Highgate doctor climbs into the cage fighting ring in the name of medicine

Climbing into a wrestling ring to take on a champion cage fighter might sound like a bizarre way to offer medical tips – but that is what one Highgate doctor did in the name of science.

Dr Jack Kreindler threw off his doctor’s whites and strapped on his grappling gloves to take on Nick the ‘HeadHunter’ Chapman in front of 3,000 screaming fans in a radical display to show how pain can be managed better.

Adopting the stage name ‘The Phantom Medic’, he squared up to his muscle bound opponent at the famous East End boxing club The Troxy.

“I was given the short straw and I became the sports injury,” said Dr Kreindler.

“When I found out I was going into a cage fight I was absolutely petrified.

“I got into the ring with this top flight cage fighter who looks like an absolute animal.”

The 37 year-old, who has competed as an amateur in martial arts, lasted around two and a half minutes in the ring with his tattooed-foe, who is managed by celebrity cage fighter Alex Reid, before he was pinned to the floor.

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He said: “The atmosphere was incredible. People were screaming and seemed keen for me to make an impact on Nick, but I wasn’t going in there to inflict but to receive injuries.

“It was exciting but I was petrified. Nick looked after me well in a manner of speaking.

“It was incredibly exciting , unless anyone has been in a ring with 3,000 people cheering you on it is difficult to explain.”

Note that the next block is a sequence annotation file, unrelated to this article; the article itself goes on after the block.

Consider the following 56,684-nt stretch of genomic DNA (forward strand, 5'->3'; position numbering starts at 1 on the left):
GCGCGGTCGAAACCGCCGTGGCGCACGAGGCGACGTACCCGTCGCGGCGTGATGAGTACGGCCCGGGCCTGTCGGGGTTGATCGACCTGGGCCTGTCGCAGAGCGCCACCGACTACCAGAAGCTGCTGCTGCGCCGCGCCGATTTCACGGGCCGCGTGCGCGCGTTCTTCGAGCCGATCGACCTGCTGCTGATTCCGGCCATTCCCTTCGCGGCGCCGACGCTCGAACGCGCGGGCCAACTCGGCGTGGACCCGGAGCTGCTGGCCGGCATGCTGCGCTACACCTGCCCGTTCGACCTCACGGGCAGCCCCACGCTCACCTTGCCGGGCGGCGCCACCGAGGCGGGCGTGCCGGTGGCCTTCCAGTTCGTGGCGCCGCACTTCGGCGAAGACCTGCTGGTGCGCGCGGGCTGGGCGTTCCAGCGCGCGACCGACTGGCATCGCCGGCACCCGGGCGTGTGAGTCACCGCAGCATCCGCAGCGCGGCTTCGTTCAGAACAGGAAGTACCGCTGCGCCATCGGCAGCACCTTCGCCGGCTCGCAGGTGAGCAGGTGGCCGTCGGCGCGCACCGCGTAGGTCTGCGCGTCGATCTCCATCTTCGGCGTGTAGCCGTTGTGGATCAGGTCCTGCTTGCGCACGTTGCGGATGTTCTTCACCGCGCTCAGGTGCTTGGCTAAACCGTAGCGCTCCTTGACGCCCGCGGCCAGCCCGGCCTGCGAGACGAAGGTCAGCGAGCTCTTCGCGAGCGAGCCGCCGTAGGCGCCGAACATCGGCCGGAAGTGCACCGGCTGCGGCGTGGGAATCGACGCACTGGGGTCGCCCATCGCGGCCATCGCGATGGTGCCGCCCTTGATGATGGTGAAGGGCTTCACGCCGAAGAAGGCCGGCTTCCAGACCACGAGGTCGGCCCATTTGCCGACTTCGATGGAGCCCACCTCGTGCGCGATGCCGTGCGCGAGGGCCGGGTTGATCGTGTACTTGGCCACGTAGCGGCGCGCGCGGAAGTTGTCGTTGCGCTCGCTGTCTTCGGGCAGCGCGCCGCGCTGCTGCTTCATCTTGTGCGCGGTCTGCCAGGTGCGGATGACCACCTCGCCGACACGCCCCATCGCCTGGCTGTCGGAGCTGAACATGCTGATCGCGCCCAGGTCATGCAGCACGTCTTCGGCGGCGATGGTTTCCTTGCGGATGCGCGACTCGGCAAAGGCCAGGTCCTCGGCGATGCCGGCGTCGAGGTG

Dr Kreindler, who lives off Archway Road and used to work at the A&E department at the Whittington Hospital, embarked on the formidable sporting challenge for a new BBC programme to highlight the different treatments people can adopt to manage their pain.

After the fight he treated his left leg with rest, ice and elevation, and left his right leg untreated. He discovered that despite using his right leg more often, it was 25 percent weaker because it hadn’t been treated appropriately.

Dr Kreindler, who is fronting the programme with fellow medic Professor Greg Whyte, said health messages were too often conveyed in a “dictatorial or patronising way”. He wants the tips that keep Olympic athletes fit enough to win gold medals to be shared with all patients.

He said: “We thought that if we did something truly different, it would be remembered by far more people. It really was in the name of science and medicine.”

How to Beat Pain is being screened on BBC1 at 7.30pm on May 28.